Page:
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  • Writer's pictureJacques-André Dupont

Photo Safari: 15 tips for a successful photo safari

Top tricks of a wildlife photographer

I'm often asked for tips on how to make a successful photo safari... Here are 15 of them!

Find a good travel agent who will offer you a good tour operator at your destination. For example, in Tanzania, some tour operators will limit the amount of petrol allowed to you on a daily basis... As a consequence, your guide, without telling you, will limit the trips, and will pass over interesting places. My Montreal agency is Vincent Bolduc, the friendly owner, has travelled all over Africa, knows well the popular wildlife destinations in Africa and is probably one of the biggest photo safari sellers in Montreal.

Travel with an experienced guide and/or photographer. For example, in Tanzania, the best guides are trained at renowned institutions such as the College of African Wildlife Management. These guides know the savannah and wildlife well and will happily answer any questions you may have. And they all have lynx eyes that will help you find the leopard at 300 meters... In the tree over there, yes yes, look carefuly!

Dust is your equipment enemy. With the vehicle roof open and driving on dirt roads, dust becomes a problem. It is de rigueur to have a light scarf to cover your mouth and nose and my trick for my gear is to put each case in a sleeping bag cover bag. The camera will be protected and easy to access when it's time to get the shot of the hunting cheetah going from 0 to 100! Look for accommodation as close to the park as possible or even in the park when possible. Parks are accessible to outside visitors after and before sunset and sunrise, but if you stay in the park, you can be close to the animals at first light, which will provide you with beautiful images. And the closer you are, the easier it will be to take a nap or relax in mid-day when the light is less beautiful.

A safari is a rather expensive trip... Don't skimp on the photographic equipment, otherwise you will regret it... Bring two cameras to avoid a week without pictures if your only camera breaks. And bring the widest possible focal length spectrum... From wide angle to the longest possible focal length. And if needed, don't hesitate to rent a quality lens from your favorite retailer. For my part, here is my equipment of choice for an African safari. I bring three camera bodies (yes I'm a little crazy!). My Canon 5D Mark III is mounted with a small lens like the Canon EF 24-105mm f/4L IS II USM for landscapes or to make an image of an animal in its environment. My Canon 1DX Mark II is mounted with the Canon EF 100-400mm f/4.5-5.6L IS II USM, and is a perfect kit for animals that are relatively close or for shooting animals in action (with its 14 shutter releases per second!). And finally, I use the Canon 7D Mark II which offers a crop factor of 1.5 (it magnifies the lens by +50%) with my big Canon EF 500mm f/4L IS USM, which gives me an equivalent of 750mm for close-up portraits of animals. I also bring in my bag two Canon extenders (the EF 1.4X III and EF 2X III), to further increase the range of my big lens, to shoot smaller animals and birds.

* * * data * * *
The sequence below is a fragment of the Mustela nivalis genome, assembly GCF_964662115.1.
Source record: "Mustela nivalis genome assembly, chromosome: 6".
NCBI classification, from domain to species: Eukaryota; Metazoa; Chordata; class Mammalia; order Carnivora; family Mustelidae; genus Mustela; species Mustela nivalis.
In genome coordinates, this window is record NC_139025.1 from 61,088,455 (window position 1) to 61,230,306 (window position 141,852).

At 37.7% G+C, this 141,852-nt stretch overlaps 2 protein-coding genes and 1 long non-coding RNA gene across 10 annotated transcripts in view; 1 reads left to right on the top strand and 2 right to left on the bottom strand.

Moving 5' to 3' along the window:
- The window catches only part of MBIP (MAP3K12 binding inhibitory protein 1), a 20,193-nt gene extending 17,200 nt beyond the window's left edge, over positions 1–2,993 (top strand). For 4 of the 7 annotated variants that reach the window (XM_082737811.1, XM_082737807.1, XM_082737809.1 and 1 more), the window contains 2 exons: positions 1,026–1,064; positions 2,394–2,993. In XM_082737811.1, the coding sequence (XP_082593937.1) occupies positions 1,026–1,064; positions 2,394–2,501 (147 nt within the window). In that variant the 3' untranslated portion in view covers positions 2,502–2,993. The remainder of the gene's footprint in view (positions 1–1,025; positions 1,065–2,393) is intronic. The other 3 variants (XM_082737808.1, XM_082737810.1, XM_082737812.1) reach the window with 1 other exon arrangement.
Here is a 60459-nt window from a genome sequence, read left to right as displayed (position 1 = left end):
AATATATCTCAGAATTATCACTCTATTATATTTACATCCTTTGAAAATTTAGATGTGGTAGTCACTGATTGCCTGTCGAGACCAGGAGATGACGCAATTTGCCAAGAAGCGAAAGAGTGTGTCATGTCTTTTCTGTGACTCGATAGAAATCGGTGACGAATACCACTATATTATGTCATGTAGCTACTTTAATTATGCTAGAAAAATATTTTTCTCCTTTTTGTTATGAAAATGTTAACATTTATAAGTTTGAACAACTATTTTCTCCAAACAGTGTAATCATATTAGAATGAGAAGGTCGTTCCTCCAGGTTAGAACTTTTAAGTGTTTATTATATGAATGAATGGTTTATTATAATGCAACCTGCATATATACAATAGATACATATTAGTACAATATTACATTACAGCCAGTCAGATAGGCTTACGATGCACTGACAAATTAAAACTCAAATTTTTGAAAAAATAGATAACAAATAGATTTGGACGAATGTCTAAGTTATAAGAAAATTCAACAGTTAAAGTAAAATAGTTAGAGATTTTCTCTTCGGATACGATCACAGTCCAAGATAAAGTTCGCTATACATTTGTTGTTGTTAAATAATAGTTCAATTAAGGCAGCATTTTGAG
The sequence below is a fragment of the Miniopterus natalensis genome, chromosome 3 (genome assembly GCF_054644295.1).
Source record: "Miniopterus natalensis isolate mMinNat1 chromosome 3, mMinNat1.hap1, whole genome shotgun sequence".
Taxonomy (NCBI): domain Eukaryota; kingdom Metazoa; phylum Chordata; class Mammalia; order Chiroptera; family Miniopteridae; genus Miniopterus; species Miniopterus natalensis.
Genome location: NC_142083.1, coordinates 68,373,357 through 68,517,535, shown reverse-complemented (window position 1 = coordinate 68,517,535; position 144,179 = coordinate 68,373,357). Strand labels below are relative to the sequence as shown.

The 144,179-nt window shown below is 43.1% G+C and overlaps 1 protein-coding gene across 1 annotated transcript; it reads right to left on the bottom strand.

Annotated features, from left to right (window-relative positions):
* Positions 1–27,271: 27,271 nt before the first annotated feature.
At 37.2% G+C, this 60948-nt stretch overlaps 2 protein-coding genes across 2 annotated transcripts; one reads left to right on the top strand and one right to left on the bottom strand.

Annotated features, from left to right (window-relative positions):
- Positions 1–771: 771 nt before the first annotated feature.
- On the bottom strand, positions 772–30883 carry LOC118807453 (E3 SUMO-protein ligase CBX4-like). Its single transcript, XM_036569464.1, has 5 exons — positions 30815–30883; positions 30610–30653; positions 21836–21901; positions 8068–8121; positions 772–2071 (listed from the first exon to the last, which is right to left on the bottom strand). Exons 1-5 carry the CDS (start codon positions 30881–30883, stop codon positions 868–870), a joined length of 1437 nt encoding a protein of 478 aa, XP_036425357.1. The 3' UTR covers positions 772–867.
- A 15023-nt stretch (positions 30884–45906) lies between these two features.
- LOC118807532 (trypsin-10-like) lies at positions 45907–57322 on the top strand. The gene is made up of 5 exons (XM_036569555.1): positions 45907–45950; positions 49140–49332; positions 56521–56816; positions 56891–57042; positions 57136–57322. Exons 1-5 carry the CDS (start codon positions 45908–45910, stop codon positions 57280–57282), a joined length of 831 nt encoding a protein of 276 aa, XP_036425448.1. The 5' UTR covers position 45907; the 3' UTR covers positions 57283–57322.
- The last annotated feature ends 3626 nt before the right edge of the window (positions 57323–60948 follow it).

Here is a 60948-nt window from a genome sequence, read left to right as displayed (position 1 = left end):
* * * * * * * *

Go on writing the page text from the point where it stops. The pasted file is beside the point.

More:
Find out about the animals you are going to see. The better you understand their behaviour, the better you will be able to anticipate situations that will allow you to take better pictures. Forget the tripod or monopod. It's impossible to enjoy them in the vehicle that will be your main shooting point. Instead, go for the beanbag (a bag filled with rice or beans (dry!). You will be able to put it on the roof of the vehicle and put your longest lens down. This will give you the best stability for your photos to be in focus. And when photographing, ask your guide to turn off the vehicle, to avoid vibrations (and take in the sound of the animals!). Go for the eyes. Whenever possible, try to photograph at animal eye level. You'll find that it's often the best angle to create a beautiful image and a sense of true communion with the animal. Tell the whole story. Close-ups, yes, but it's a good idea to present the animal in its environment as well. A lion drinking from the stream, the leopard in its tree, the zebras in the beautiful savannah are images as strong as an animal's intimate close-up view. Be patient! A sleeping cheetah may be hunting in 15 minutes... Give nature a chance to show you its most beautiful images. The Big 5, yes, but so is the rest! Yes, the level of excitement is high when you meet the presence of a big male lion resting proudly on a rock in the middle of the savannah... But a colony of baboons offers just as many magnificent images! Memory! You will need several memory cards, a computer and a portable hard drive to backup your photos everyday. When traveling, keep your computer and portable hard drive drive in two separate places to make sure you bring your beautiful images home no matter what. Animals can be very active: be prepared to react and make sure your camera is always ready for a quick shot. Aim for the fastest possible shutter speed (1\1000 seconds or faster) to freeze the action. Many photographers will use an aperture priority setting and adjust to the widest possible aperture, which will give you the fastest shutter speed available at any moment. I personally work with this mode and in manual mode. Don't be blinded by your camera... Photographers who keep their eye glued to the camera all the time can't enjoy the beauty of the landscape and see situations develop... Respect the wildlife. Observing wildlife in the wilderness is a privilege. Here are some tips on wildlife viewing and photographic etiquette. Observe wildlife at appropriate distances, stay away from nests and dens, don't yell and whistle, limit your viewing time so as not to stress the animals, never feed the wildlife... And of course respect the rights of other photographers in the field.